"Show me the money," demanded Cuba Gooding Jr., in the movie "Jerry McGuire." He meant pay me the money, of course, but it turns out that merely showing it to people can change their behavior.

Kathleen Vohs, assistant professor of marketing at the University of Minnesota, and colleagues, conducted a series of nine experiments in which people were asked to do puzzles or other tasks and the behavior of people exposed to money was compared to others who were not prompted to think about it.

The two groups acted differently, the researchers report in Friday's issue of the journal Science.

"The mere presence of money changes people," Vohs said. "The effect can be negative, it can be positive. Exposure to money, or the concept of money, elevates a sense of self-sufficiency," and can make people less social.

For example, she said, a student with little money who wants to move to a new apartment gets a bunch of friends together and they have a few laughs along the way.

But once they get a good job they hire a mover. That may be more efficient, but they lose out on some personal moments, she explained in a telephone interview.

"The underlying idea is that at some point early on in human evolution everyone probably needed someone else to help them achieve their goals," whether building a home or catching food. Eventually systems of exchange came along, and then money, which could be exchanged for things, allowing people to pursue their own aims without the aid of others. So, over time, people with money didn't need other people so much.

In one of the experiments, 52 University of Minnesota students were divided into groups and asked to make sentences out of a scrambled group of words. For one group the sentence turned out to be "a high-paying salary" while others got "it is cold outside."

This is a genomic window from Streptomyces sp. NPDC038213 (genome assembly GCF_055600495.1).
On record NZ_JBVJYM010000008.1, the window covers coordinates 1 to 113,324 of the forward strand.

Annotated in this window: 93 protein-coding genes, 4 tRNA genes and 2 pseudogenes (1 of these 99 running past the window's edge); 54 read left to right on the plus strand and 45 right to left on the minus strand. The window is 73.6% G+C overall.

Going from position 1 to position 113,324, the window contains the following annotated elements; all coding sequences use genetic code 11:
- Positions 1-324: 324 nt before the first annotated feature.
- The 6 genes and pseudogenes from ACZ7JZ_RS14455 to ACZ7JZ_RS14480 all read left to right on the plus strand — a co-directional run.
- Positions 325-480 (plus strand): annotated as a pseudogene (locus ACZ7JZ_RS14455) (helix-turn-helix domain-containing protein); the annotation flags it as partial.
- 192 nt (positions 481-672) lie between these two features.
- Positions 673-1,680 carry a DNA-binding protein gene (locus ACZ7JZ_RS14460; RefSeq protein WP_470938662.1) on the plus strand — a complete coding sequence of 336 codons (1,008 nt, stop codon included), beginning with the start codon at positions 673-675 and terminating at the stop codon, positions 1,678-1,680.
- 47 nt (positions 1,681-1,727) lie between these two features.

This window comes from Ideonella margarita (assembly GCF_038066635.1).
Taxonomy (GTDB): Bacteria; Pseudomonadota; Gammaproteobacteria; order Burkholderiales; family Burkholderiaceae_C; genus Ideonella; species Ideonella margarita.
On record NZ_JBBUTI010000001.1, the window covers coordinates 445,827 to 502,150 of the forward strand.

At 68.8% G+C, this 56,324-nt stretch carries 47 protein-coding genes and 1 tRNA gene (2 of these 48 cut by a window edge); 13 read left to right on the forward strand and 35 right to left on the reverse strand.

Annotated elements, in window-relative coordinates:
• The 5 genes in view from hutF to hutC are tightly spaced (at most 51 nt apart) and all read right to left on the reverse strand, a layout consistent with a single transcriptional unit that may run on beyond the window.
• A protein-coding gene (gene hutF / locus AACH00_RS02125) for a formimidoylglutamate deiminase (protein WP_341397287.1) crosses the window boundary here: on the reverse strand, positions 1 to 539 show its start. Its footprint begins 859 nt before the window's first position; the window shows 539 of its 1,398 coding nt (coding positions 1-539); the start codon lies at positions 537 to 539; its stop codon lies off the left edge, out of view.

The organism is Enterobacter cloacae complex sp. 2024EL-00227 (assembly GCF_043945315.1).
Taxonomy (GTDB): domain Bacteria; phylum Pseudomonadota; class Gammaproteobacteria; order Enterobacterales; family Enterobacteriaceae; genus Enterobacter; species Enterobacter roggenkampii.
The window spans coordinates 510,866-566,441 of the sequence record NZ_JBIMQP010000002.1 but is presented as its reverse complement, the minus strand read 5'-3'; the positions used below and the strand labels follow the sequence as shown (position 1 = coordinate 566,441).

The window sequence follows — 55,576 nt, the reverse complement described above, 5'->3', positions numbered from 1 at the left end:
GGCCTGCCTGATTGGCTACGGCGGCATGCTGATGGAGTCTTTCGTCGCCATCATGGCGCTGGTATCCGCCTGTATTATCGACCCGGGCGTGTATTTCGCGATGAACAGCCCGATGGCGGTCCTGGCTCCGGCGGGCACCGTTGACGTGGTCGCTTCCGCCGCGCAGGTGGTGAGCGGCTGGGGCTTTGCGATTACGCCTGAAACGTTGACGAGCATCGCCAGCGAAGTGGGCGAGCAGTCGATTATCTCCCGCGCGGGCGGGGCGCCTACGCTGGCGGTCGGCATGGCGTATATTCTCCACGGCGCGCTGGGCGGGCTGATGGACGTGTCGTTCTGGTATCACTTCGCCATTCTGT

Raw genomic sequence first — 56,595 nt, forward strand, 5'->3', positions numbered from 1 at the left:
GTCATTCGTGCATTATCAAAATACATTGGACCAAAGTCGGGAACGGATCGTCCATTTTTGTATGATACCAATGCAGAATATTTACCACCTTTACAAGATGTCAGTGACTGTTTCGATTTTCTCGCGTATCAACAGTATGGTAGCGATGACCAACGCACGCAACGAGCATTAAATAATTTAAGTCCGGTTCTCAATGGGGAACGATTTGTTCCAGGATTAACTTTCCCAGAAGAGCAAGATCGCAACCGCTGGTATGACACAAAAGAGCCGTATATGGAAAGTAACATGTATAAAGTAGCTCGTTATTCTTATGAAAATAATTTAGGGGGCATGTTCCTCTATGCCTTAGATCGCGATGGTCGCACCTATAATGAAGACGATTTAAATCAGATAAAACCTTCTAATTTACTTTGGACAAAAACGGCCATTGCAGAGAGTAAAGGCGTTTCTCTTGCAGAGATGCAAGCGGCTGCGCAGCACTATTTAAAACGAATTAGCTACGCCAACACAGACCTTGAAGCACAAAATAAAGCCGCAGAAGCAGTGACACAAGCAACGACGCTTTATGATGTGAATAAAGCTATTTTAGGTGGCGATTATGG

Then they were asked to arrange a set of discs into a square and told they could ask for help if they needed it. Some of those who had made sentences not mentioning money were placed so they could see a stack of Monopoly money.

The students who had unscrambled the sentence about money worked on the puzzle an average of 5.2 minutes before asking for help. Those who had made the neutral sentence but could see the play money worked on it an average of 5.1 minutes.

But students who had no money-related prompt turned to others for help sooner, they worked just over 3 minutes before asking for help.

In another experiment 44 students at Florida State University were each given $2 in quarters — which they were told was leftover from a previous experiment — and asked to unscramble sentences that divided them into two groups, one that was reminded of money by the sentence and others that were not.

When they left, the researcher noted that there was a box by the door for donations for needy students if they wanted to chip in, but they didn't have to.

On average, students who had read neutral sentences donated $1.34 while those whose sentences reminded them of money kept more for themselves, giving an average of just 77 cents.

In another test, 61 students at the University of British Columbia sat at desks to fill out questionnaires. Some desks faced a poster showing money, some saw a poster of flowers and others saw a seascape.

They were then asked to choose between group or individual recreational activities, such as a dinner for four or individual cooking lessons. Those who had seen the money poster were more likely to pick individual activities than those looking at the other posters.

The experiments indicate that even quite trivial exposure to money changes peoples' goals and behavior, Carole B. Burgoyne and Stephen E. G. Lee of the University of Exeter in England said in a commentary on the paper.

"Subjects exposed to the idea of money subsequently show more self-reliant but also a more self-centered approach to problem solving that subjects exposed to neutral concepts," said Lee and Burgoyne, who were not part of Vohs research team.

Vohs research was funded by the Social Sciences and Humanities Research Council of Canada and the Canada Research Chair Council.